Bulle Breaks Through, Leads Three into U.S. Open Field

Amateur Ryan Stachler is congratulated by family members after qualifying for the 2016 U.S. Open.
Amateur Ryan Stachler is congratulated by family members after qualifying for the 2016 U.S. Open.  (USGA/Tami Chappell)

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ROSWELL, Ga. – Even though he missed the cut in last week’s Web.com Tour event in the Dominican Republic, Kent Bulle believed he was on the cusp of playing well. On Monday, he proved it by finishing first in the Roswell, Ga., U.S. Open sectional qualifier at Ansley Golf Club’s Settindown Creek Course.

The Glasgow, Ky., native shot 69-64 to finish with a 36-hole total of 11-under-par 133. That put him three strokes ahead of Ryan Stachler, of Alpharetta, Ga., and four better than Frank Adams III, of Salisbury, N.C., who earned the other two spots in the 38-player field.

“I had a good feeling,” Bulle said. “I made a double [bogey] on the next-to-last hole [in the Dominican Republic] and missed the cut, but I felt like my game was on the verge of being really good. I just haven’t finished rounds off.”

Bulle was tied for fourth place after the morning round, but his 64 in the afternoon was the best score of the day and enabled him to qualify for next week’s U.S. Open at Oakmont (Pa.) Country Club, his first major championship appearance.

Bulle, 27, played at Middle Tennessee State University and last year competed on the PGA Tour Latinoamerica, where he played well enough to earn status on the Web.com Tour.

“I’m so excited, especially it being at Oakmont,” Bulle said. “I’ve heard so much about it and I’ve seen it on television. I’m really looking forward to seeing it in person.”

Bulle had a good feeling about his chances when the day began. He had visited two weeks earlier as the guest of former NBA player Tom Gugliotta and recorded a hole-in-one.

Following a first-round 69, Bulle’s second round began on the back nine and he shot a 5-under 31. The highlight was at No. 15, where his tee shot finished right of the cart path. Bulle took his approach high over the trees and it went in the hole for an eagle.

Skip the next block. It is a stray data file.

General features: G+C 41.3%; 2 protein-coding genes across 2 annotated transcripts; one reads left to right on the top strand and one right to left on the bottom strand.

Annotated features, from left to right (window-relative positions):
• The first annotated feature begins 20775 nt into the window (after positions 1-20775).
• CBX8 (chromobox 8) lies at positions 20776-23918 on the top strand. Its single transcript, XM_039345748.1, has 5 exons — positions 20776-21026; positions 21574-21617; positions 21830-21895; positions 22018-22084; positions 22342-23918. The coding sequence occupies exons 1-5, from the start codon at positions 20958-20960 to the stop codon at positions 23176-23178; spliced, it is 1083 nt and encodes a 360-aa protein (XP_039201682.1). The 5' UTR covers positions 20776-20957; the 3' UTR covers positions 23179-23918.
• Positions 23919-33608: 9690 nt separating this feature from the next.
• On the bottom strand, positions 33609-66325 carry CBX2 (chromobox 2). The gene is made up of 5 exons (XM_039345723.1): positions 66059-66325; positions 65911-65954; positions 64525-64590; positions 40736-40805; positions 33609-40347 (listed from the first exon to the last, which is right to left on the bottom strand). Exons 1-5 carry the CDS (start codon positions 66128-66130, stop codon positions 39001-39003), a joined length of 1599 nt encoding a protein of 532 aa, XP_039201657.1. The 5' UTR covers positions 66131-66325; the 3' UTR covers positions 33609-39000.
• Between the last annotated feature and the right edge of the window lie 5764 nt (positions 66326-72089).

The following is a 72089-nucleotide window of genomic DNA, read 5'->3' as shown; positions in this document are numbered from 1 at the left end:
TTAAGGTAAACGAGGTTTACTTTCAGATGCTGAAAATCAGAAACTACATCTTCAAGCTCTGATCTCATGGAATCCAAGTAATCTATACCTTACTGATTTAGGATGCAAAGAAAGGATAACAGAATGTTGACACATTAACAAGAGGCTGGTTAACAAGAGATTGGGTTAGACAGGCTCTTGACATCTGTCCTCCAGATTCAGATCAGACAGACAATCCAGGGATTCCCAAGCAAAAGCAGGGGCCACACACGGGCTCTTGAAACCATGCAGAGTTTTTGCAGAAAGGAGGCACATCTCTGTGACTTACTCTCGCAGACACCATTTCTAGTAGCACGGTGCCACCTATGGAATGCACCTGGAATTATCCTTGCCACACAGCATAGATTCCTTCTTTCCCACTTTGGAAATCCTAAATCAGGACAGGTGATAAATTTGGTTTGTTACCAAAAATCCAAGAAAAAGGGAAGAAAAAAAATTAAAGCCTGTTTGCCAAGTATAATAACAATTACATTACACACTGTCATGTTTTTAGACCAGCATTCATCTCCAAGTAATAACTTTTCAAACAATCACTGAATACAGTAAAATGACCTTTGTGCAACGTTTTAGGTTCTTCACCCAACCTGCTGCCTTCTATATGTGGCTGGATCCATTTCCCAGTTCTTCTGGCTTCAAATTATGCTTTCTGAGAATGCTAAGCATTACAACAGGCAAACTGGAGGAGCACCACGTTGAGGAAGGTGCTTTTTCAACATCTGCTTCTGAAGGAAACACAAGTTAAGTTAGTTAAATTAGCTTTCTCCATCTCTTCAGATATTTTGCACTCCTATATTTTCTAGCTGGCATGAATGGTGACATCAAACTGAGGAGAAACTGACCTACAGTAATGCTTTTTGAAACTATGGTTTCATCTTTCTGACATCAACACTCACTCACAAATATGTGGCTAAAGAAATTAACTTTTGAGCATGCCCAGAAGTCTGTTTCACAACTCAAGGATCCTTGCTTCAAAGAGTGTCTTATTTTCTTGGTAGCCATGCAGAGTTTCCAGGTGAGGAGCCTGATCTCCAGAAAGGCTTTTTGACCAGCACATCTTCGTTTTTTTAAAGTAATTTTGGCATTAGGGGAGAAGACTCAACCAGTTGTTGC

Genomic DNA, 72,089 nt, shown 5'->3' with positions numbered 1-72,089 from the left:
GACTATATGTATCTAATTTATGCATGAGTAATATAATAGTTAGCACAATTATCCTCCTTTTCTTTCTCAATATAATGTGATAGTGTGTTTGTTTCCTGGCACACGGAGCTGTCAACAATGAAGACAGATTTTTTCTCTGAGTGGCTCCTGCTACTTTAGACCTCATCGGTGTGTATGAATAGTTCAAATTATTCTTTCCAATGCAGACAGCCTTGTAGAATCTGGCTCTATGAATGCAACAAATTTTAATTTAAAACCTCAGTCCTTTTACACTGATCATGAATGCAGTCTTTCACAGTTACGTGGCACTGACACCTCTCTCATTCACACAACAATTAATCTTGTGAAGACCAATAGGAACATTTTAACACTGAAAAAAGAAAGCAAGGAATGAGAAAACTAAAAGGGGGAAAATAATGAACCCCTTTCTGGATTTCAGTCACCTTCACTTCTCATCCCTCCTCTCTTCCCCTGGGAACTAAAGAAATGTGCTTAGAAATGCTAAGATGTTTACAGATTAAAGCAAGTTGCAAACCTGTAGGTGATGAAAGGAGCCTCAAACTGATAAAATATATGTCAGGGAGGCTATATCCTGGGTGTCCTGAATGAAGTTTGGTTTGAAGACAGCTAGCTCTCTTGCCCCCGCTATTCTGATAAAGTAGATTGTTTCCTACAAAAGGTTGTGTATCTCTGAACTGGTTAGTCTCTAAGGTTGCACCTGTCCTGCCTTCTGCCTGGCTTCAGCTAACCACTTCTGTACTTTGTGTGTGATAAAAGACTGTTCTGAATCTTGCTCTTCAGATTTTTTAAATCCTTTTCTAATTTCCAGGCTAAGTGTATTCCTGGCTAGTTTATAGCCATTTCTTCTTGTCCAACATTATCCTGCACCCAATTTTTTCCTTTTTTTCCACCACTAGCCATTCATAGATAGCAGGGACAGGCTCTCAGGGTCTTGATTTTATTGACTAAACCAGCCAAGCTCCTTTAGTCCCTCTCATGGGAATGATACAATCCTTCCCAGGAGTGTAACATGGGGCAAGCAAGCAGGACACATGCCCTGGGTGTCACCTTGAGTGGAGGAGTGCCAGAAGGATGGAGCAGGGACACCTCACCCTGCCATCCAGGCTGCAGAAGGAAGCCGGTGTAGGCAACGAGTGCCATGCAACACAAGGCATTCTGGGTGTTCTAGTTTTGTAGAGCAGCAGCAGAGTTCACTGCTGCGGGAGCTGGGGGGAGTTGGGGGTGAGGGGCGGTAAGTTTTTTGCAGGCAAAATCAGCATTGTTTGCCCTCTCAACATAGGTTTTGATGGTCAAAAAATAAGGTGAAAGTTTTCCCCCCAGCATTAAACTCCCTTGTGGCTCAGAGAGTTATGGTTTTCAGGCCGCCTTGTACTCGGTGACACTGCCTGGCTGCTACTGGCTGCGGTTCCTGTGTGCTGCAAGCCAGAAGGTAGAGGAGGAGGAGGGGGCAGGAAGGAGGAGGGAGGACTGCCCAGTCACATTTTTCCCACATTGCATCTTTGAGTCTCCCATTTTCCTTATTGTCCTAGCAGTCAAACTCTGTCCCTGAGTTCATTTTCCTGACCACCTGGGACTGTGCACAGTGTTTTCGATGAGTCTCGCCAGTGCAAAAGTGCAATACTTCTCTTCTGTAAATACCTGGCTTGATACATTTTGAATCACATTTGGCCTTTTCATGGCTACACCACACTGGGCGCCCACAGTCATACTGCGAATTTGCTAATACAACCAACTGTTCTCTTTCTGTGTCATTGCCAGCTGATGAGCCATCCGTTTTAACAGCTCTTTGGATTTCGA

“That shot kept me going and gave me a little more leeway,” he said.

Not that he really knew. Bulle said he didn’t look at the scoreboard or ask about his position until the end of the day.

“I had no idea of where I stood,” he said. “I just wanted to come out and do what I needed to do and play the best golf I could. My caddie knew the whole time. I didn’t know until I knocked it on the green at 18 with a 6-iron and I asked my caddie, ‘Am I good with two putts here?’ He said, ‘Yeah, you’re good.’”

Stachler, a rising sophomore at the University of South Carolina, finished the morning round in a six-way tie for sixth place at 71. His round stayed on pace thanks to a remarkable eagle on No. 3, his 12th hole of the day. Stachler hit a big slice off the tee that barely stayed out of a hazard. Still, he had a horrible lie; the ball was well below his feet and he had to squat to get a club on it.

He did better than that. The ball went into the hole from 136 yards and he avoided a big number.

“I was just trying to make contact,” he said. “That could have been a double bogey.”

He came out smoking in the afternoon round, making a birdie on six of the first eight holes to turn in 30. He bogeyed the final hole, but by that time had already secured his spot with a 65.

“The hole looked like a bucket on the front nine,” he said. “I just wouldn’t miss. I had it going. I wasn’t hitting it that close, but I told my caddie that I felt like if I could get it on the green, it had a chance of going in.”

Stachler had a chance to play Oakmont last week and was taken aback by the severity of the rough.

“You’ve got to make good swings there and keep it in the fairway,” he said.

Adams, 37, made it to the U.S. Open after coming up short in two previous tries. He was the leader after the morning round, opening with a 66. The afternoon round was a solid 71 that kept him well inside the margin of error.

“Things got rolling in the right direction for me. You see a few putts go in, you hit a few good shots, you hit a few mediocre shots that end up in the right place and you know today is going to be a great day,” he said.

Adams gave a lot of credit to his brother, Russ, a former Major League Baseball player who served as his caddie today, as he does at other big events. Adams said his brother would be on the bag at Oakmont, too. “If he wasn’t, there would be an altercation,” he said.

Bryan Fox, of Roswell, Ga., birdied the first extra hole of a storm-delayed playoff to earn the first alternate spot over Ryan Gildersleeve of Clearwater, Fla. They had tied at 140.

There was a four-way tie for sixth place, one shot out of the playoff for alternate. Coming up short at 141 were PGA Tour player Roberto Castro, Web.com Tour player Ollie Schniederjans, Chase Seiffert and Jonathan Cox.

Stan Awtrey is a Georgia-based freelance writer who has previously contributed to USGA websites.